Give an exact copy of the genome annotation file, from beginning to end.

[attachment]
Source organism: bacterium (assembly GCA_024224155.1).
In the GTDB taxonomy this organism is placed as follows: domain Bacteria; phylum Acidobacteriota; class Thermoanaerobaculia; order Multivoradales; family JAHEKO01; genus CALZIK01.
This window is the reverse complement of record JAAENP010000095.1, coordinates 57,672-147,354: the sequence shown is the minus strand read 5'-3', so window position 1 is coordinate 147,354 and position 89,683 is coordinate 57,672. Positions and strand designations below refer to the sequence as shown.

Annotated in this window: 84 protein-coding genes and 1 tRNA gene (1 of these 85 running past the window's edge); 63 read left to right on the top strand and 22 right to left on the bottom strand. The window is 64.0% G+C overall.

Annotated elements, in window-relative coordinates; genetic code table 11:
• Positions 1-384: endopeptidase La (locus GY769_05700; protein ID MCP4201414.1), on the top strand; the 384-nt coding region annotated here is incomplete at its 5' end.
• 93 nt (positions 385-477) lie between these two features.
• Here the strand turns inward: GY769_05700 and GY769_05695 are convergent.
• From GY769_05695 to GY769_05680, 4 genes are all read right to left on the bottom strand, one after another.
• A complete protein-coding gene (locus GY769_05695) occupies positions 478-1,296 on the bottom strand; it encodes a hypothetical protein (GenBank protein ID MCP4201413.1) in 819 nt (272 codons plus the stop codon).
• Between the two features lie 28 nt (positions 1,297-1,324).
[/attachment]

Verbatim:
Source organism: bacterium (assembly GCA_024224155.1).
In the GTDB taxonomy this organism is placed as follows: domain Bacteria; phylum Acidobacteriota; class Thermoanaerobaculia; order Multivoradales; family JAHEKO01; genus CALZIK01.
This window is the reverse complement of record JAAENP010000095.1, coordinates 57,672-147,354: the sequence shown is the minus strand read 5'-3', so window position 1 is coordinate 147,354 and position 89,683 is coordinate 57,672. Positions and strand designations below refer to the sequence as shown.

Annotated in this window: 84 protein-coding genes and 1 tRNA gene (1 of these 85 running past the window's edge); 63 read left to right on the top strand and 22 right to left on the bottom strand. The window is 64.0% G+C overall.

Annotated elements, in window-relative coordinates; genetic code table 11:
• Positions 1-384: endopeptidase La (locus GY769_05700; protein ID MCP4201414.1), on the top strand; the 384-nt coding region annotated here is incomplete at its 5' end.
• 93 nt (positions 385-477) lie between these two features.
• Here the strand turns inward: GY769_05700 and GY769_05695 are convergent.
• From GY769_05695 to GY769_05680, 4 genes are all read right to left on the bottom strand, one after another.
• A complete protein-coding gene (locus GY769_05695) occupies positions 478-1,296 on the bottom strand; it encodes a hypothetical protein (GenBank protein ID MCP4201413.1) in 819 nt (272 codons plus the stop codon).
• Between the two features lie 28 nt (positions 1,297-1,324).